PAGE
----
The diet and breeding success of Eagle Owls (Bubo bubo) have been suggested to vary at different latitudes. However, it is still unclear whether and how these relationships exist at lower latitudes outside of Europe. We therefore studied the diet and breeding success of Eagle Owls during four breeding seasons at 14 nests in the Judea region, Israel. Of a total of 9461 prey species were identified; mammals (N = 6896, 35 species; 72.89%, biomass 62.3%) and birds (N = 2255, 55 species, 23.83%; biomass 36.0%) predominated the prey-base. We found that the gradient of diversity of the mammalian prey decreased from west to east; and avian prey increased from east to west. The index of species diversity, H’ for all prey, had no relationship with breeding success. The prey-base of the Eagle Owls helped identify the changes in geographic distributions of several species. Marbled polecat (Vormela peregusna), especially threatened, appear to be relatively abundant, as are brown rats (Ratttus norvegicus) which were previously considered to be restricted to the coastal regions. In addition to Egyptian fruit bats (Rousettus aegyptiacus), the Eagle Owls also preyed on nine different species of insectivorous bats, several of which appear to have enlarged their geographic distribution within Israel. The Eagle Owl’s diet emphasizes its generalist foraging habits, but pairs may be species-specific specialists. This adaptation is especially important in a fast-developing and congested country like Israel, because a generalist hunting strategy probably allows the species to subsist in the region.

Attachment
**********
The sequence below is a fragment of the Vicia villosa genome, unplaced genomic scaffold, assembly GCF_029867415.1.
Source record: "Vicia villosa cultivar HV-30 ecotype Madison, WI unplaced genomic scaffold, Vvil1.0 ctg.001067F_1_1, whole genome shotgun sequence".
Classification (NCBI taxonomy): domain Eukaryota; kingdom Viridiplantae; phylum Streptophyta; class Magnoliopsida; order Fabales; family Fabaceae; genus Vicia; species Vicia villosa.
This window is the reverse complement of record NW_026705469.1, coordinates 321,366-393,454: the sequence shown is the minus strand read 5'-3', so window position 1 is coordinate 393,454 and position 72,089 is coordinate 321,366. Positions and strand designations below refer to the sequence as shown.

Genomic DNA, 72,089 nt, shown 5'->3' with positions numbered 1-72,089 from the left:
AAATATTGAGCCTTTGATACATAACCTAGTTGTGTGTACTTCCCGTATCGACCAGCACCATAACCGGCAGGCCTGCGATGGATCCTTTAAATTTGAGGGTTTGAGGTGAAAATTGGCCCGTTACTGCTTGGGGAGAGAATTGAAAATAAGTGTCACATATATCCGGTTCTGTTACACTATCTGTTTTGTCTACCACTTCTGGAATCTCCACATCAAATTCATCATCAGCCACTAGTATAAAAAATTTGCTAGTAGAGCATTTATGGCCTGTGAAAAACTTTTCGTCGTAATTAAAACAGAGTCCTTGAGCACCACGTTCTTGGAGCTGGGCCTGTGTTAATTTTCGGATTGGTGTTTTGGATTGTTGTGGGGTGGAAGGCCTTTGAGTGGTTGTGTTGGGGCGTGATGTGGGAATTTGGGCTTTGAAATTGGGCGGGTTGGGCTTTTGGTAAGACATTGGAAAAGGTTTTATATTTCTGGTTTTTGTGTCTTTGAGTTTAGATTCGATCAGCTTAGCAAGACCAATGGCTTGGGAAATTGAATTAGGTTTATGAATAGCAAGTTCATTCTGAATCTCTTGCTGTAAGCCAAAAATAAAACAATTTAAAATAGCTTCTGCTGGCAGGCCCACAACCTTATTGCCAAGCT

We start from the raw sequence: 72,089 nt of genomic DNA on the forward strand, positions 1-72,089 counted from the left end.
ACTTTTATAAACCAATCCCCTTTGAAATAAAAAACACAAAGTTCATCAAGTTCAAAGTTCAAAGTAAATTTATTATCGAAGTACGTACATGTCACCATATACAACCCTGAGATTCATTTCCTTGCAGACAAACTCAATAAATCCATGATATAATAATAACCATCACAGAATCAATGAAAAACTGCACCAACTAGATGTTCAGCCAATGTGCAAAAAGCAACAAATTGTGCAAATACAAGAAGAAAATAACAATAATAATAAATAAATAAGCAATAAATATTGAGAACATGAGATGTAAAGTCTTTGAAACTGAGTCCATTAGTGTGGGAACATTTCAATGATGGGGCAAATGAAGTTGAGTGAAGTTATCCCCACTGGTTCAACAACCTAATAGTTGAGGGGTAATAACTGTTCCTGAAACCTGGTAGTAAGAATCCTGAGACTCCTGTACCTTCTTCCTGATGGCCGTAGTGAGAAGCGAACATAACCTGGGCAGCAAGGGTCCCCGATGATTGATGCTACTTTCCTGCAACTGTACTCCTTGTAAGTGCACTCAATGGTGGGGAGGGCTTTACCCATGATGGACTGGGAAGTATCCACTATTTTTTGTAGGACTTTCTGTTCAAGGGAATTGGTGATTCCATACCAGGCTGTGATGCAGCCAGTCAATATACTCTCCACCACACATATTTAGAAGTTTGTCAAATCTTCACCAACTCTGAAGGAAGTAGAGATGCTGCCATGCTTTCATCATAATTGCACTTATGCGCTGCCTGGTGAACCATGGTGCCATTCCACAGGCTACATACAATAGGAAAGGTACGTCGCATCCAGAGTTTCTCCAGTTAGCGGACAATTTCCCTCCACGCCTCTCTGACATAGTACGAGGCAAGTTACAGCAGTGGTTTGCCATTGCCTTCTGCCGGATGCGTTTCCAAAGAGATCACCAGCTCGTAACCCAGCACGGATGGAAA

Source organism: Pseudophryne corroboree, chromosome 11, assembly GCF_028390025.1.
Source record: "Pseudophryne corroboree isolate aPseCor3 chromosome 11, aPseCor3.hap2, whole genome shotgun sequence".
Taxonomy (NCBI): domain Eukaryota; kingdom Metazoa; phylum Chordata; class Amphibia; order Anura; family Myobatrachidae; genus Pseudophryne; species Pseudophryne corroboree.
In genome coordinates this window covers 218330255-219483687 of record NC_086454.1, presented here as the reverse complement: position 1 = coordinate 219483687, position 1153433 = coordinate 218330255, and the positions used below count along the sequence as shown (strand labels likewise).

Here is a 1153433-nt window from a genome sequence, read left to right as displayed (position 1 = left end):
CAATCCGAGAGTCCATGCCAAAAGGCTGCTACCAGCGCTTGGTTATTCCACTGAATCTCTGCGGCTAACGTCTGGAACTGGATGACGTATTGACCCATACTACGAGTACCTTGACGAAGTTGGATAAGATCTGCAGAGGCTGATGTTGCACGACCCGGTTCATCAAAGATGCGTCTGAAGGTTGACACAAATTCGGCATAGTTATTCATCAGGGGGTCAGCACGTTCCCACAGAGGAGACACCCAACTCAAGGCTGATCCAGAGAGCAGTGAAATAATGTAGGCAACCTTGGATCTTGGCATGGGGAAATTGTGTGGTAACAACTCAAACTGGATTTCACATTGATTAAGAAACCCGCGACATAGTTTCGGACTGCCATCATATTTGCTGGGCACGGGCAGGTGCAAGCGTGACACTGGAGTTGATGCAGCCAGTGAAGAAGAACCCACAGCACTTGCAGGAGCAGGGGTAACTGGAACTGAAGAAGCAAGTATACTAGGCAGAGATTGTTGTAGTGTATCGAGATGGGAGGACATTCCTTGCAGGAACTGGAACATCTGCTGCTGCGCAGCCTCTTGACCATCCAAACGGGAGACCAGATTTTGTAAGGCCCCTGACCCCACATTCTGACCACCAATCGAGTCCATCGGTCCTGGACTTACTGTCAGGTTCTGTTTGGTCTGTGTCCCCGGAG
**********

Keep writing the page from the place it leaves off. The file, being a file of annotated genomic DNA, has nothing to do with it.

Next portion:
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ASJC Scopus subject areas
- Animal Science and Zoology
- Veterinary (all)